Feb 13–Mar 16
On these dates, enjoy reduced admission ($19 adults; $14 seniors and students) and see Fast Forward and Human Interest. Two floors are closed as we prepare for the 2017 Biennial.
Assembled from mundane materials and scraps of detritus, Huma Bhabha’s My Skull Is Too Small resembles an array of masks or totems. Abstracted fragments of human features—eyes, ears, and legs—coalesce uneasily, as if they are still in the process of being formed or already in a state of decay. The sculpture’s stylized composition and areas of roughly worked clay evoke archaic monuments ravaged by time. Yet the tangled chicken wire and spraypainted Styrofoam blocks that protrude beneath the clay surfaces locate the piece in the present or even in some imaginary dystopian future. The pedestal of this work, with its graffiti marks and collage elements, suggests a shipping crate. Bhabha often describes her sculptures as “characters” that project psychological depth through traces of violent use and references to the history of figurative sculpture. Although the distressed materials in her work can allude to catastrophe, they also convey a paradoxical sense of renewal.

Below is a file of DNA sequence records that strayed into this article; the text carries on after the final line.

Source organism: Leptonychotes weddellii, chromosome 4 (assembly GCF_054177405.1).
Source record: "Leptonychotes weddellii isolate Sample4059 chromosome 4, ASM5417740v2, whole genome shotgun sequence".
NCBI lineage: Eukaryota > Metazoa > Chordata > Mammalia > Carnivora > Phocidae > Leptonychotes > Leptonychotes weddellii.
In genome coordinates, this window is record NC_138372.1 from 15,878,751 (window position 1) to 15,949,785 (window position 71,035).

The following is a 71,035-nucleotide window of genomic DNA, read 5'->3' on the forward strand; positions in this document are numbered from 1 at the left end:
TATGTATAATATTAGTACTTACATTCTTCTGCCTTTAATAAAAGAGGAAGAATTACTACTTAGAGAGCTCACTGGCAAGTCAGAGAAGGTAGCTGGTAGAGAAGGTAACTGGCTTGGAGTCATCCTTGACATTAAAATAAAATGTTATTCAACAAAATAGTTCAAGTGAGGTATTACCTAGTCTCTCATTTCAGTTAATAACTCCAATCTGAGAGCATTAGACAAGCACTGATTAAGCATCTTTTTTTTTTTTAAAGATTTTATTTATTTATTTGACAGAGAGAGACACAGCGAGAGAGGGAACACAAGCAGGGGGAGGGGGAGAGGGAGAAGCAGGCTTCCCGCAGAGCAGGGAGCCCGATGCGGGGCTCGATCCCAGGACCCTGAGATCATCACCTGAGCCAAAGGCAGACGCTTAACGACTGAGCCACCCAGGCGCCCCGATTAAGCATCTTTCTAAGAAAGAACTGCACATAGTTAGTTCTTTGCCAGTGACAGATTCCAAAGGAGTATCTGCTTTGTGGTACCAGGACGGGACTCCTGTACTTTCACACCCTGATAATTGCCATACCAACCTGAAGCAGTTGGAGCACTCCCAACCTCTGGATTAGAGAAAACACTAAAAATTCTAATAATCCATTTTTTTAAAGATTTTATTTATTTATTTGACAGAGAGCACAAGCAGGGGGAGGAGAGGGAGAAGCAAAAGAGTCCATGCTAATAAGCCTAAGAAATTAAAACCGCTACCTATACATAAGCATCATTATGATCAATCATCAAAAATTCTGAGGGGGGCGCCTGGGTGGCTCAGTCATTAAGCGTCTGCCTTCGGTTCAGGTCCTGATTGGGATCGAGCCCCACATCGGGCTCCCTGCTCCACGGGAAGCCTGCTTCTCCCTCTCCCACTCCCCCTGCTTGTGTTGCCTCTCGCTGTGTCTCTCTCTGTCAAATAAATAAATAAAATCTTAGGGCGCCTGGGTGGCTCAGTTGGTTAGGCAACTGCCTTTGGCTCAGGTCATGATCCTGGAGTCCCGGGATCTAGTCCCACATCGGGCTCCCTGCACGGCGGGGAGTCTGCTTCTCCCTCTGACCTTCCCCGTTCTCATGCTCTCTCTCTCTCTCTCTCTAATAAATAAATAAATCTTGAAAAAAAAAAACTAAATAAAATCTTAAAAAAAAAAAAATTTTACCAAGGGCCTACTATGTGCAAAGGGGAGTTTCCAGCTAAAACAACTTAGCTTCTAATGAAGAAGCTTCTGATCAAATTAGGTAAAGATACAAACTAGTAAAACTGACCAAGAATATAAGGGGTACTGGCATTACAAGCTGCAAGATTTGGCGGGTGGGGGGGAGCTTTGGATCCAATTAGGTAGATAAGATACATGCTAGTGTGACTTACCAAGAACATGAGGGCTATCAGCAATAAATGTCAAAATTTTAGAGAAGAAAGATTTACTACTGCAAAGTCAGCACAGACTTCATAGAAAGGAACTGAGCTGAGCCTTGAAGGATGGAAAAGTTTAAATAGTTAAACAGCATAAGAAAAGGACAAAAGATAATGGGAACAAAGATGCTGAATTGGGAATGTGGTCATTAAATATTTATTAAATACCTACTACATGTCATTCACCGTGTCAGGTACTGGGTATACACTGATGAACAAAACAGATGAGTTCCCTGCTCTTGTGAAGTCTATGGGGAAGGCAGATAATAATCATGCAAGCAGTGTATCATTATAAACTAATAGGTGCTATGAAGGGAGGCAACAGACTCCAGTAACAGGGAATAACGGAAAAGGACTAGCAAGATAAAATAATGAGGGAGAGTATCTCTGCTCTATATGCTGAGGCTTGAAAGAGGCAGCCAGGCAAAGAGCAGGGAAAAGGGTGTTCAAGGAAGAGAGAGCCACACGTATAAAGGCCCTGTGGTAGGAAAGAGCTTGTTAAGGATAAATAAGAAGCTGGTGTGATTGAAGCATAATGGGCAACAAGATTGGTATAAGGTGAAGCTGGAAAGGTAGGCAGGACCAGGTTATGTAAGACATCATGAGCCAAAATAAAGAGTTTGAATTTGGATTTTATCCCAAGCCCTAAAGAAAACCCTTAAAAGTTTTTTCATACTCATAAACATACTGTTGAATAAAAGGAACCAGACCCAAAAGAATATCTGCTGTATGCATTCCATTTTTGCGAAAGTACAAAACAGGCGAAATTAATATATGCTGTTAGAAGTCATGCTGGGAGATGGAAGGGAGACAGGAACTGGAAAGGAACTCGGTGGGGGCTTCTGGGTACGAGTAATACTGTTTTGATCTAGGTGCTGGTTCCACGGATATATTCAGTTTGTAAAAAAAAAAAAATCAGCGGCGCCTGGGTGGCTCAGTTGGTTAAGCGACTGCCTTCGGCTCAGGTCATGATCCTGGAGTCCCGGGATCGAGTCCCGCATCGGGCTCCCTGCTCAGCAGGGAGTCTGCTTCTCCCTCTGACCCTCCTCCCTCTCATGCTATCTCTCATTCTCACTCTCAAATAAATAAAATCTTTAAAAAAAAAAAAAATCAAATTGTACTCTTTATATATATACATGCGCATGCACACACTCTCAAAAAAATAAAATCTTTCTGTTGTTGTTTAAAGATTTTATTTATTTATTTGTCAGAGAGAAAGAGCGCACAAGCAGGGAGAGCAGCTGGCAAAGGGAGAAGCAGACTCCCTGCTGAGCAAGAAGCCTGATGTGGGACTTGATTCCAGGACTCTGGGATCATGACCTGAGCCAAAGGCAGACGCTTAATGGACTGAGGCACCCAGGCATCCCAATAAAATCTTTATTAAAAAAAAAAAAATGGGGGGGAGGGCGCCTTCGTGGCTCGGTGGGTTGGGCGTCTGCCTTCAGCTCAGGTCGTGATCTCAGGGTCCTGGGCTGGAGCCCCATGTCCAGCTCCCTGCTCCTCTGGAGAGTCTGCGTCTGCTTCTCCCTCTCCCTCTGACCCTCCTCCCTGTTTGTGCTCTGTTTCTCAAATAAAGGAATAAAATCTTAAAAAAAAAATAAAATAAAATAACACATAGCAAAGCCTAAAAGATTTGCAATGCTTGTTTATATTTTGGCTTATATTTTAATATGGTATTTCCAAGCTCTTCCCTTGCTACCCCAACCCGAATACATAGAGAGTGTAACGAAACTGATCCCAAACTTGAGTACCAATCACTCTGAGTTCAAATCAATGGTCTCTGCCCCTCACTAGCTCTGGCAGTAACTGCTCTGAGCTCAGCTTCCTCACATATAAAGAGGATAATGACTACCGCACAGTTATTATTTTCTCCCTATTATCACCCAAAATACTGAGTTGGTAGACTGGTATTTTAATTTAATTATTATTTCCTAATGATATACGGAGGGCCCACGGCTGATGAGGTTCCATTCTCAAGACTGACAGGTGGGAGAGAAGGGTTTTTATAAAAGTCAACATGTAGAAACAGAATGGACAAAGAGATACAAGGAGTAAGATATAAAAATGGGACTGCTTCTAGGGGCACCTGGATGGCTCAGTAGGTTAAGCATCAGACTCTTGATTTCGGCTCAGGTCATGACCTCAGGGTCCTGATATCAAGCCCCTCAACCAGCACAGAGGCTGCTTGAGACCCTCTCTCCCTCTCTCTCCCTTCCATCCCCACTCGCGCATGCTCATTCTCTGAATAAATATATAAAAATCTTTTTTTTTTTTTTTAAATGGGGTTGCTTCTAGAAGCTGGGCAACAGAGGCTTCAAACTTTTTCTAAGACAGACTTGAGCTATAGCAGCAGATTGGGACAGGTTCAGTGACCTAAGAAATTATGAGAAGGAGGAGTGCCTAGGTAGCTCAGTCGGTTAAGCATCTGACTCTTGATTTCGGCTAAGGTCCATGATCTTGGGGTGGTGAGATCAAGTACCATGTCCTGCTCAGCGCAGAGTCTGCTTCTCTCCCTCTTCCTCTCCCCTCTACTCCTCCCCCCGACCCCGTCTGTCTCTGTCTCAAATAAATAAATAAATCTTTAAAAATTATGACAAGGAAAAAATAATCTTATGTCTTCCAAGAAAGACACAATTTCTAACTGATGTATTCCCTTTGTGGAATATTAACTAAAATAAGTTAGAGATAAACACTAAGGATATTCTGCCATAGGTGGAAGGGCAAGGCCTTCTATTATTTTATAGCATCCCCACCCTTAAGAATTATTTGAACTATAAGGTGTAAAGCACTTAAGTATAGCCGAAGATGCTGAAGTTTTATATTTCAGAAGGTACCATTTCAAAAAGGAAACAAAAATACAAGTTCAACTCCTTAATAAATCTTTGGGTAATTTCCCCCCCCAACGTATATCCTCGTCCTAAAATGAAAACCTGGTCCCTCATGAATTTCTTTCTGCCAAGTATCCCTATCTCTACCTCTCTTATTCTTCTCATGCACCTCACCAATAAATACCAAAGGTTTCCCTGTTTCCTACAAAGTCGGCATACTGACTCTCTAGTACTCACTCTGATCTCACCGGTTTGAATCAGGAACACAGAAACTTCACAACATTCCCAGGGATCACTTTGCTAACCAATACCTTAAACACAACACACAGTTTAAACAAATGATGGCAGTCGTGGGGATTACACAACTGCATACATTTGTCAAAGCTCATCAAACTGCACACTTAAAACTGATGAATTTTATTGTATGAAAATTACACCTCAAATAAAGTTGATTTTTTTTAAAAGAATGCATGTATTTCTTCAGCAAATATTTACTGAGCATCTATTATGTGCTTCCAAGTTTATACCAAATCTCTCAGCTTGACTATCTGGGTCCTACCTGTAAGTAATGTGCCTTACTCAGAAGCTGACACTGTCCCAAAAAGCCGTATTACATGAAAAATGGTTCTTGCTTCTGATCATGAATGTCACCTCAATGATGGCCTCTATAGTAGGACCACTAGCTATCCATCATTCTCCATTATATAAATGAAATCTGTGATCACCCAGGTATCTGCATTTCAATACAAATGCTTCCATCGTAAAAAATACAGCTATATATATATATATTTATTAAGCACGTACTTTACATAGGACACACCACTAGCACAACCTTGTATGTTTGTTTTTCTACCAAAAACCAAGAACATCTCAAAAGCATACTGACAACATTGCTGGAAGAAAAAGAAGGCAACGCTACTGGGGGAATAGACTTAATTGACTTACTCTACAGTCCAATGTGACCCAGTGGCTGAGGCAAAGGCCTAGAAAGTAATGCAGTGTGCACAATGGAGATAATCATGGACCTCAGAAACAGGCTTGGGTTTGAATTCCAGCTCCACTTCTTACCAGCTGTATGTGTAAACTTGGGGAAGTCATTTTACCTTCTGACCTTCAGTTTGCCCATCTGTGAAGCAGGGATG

The Nifty 50: Huma Bhabha
--T Magazine/The New York Times (February 2010)
"Huma Bhabha Receives Aldrich Museum's 2008 Emerging Artist Award":http://artforum.com/archive/id=20876
--_Artforum_ (August 2008; note: registration required)
"Huma Bhabha: Salon 94":http://findarticles.com/p/articles/mi_m0268/is_4_46/ai_n31038730
--_Artforum_ (December 2007; via findarticles.com)
"Art In Review; Huma Bhabha":http://query.nytimes.com/gst/fullpage.html?res=9C0DE4DD1E31F934A25750C0A9609C8B63&scp=1&sq=huma+bhabha&st=nyt
--_New York Times_ (March 2006)
"Art in Review; Huma Bhabha":http://www.nytimes.com/2004/02/20/arts/art-in-review-huma-bhabha.html
--_New York Times_ (February 2004)